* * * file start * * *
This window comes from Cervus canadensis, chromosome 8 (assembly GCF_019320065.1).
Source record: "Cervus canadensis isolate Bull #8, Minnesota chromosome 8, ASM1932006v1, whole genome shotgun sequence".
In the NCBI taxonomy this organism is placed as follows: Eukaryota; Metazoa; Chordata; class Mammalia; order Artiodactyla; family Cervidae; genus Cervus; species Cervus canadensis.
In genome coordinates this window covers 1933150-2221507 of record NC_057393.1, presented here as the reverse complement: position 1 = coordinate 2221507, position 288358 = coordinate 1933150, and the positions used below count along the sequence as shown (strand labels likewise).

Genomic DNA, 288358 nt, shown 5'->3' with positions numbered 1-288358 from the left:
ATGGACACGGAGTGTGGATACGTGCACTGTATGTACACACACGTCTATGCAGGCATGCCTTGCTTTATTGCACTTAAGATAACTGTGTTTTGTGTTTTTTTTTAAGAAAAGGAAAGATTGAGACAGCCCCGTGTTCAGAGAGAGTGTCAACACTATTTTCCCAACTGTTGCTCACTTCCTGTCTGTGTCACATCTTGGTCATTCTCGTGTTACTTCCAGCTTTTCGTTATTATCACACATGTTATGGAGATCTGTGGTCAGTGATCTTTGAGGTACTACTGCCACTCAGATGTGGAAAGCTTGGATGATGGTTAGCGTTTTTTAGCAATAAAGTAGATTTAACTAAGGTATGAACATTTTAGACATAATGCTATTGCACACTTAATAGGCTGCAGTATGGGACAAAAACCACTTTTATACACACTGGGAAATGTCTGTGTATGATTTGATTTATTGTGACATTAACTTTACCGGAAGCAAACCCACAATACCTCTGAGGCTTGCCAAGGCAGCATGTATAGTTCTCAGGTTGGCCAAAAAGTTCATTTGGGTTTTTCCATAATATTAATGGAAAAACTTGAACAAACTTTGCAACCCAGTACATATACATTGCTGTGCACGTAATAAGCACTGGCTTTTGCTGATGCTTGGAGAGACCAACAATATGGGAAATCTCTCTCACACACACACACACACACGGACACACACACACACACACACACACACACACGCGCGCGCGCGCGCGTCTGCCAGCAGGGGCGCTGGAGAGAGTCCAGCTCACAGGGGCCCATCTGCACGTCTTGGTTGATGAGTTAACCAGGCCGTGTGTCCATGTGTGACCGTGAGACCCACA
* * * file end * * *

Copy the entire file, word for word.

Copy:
This window comes from Cervus canadensis, chromosome 8 (assembly GCF_019320065.1).
Source record: "Cervus canadensis isolate Bull #8, Minnesota chromosome 8, ASM1932006v1, whole genome shotgun sequence".
In the NCBI taxonomy this organism is placed as follows: Eukaryota; Metazoa; Chordata; class Mammalia; order Artiodactyla; family Cervidae; genus Cervus; species Cervus canadensis.
In genome coordinates this window covers 1933150-2221507 of record NC_057393.1, presented here as the reverse complement: position 1 = coordinate 2221507, position 288358 = coordinate 1933150, and the positions used below count along the sequence as shown (strand labels likewise).

Genomic DNA, 288358 nt, shown 5'->3' with positions numbered 1-288358 from the left:
ATGGACACGGAGTGTGGATACGTGCACTGTATGTACACACACGTCTATGCAGGCATGCCTTGCTTTATTGCACTTAAGATAACTGTGTTTTGTGTTTTTTTTTAAGAAAAGGAAAGATTGAGACAGCCCCGTGTTCAGAGAGAGTGTCAACACTATTTTCCCAACTGTTGCTCACTTCCTGTCTGTGTCACATCTTGGTCATTCTCGTGTTACTTCCAGCTTTTCGTTATTATCACACATGTTATGGAGATCTGTGGTCAGTGATCTTTGAGGTACTACTGCCACTCAGATGTGGAAAGCTTGGATGATGGTTAGCGTTTTTTAGCAATAAAGTAGATTTAACTAAGGTATGAACATTTTAGACATAATGCTATTGCACACTTAATAGGCTGCAGTATGGGACAAAAACCACTTTTATACACACTGGGAAATGTCTGTGTATGATTTGATTTATTGTGACATTAACTTTACCGGAAGCAAACCCACAATACCTCTGAGGCTTGCCAAGGCAGCATGTATAGTTCTCAGGTTGGCCAAAAAGTTCATTTGGGTTTTTCCATAATATTAATGGAAAAACTTGAACAAACTTTGCAACCCAGTACATATACATTGCTGTGCACGTAATAAGCACTGGCTTTTGCTGATGCTTGGAGAGACCAACAATATGGGAAATCTCTCTCACACACACACACACACACGGACACACACACACACACACACACACACACACGCGCGCGCGCGCGCGTCTGCCAGCAGGGGCGCTGGAGAGAGTCCAGCTCACAGGGGCCCATCTGCACGTCTTGGTTGATGAGTTAACCAGGCCGTGTGTCCATGTGTGACCGTGAGACCCACA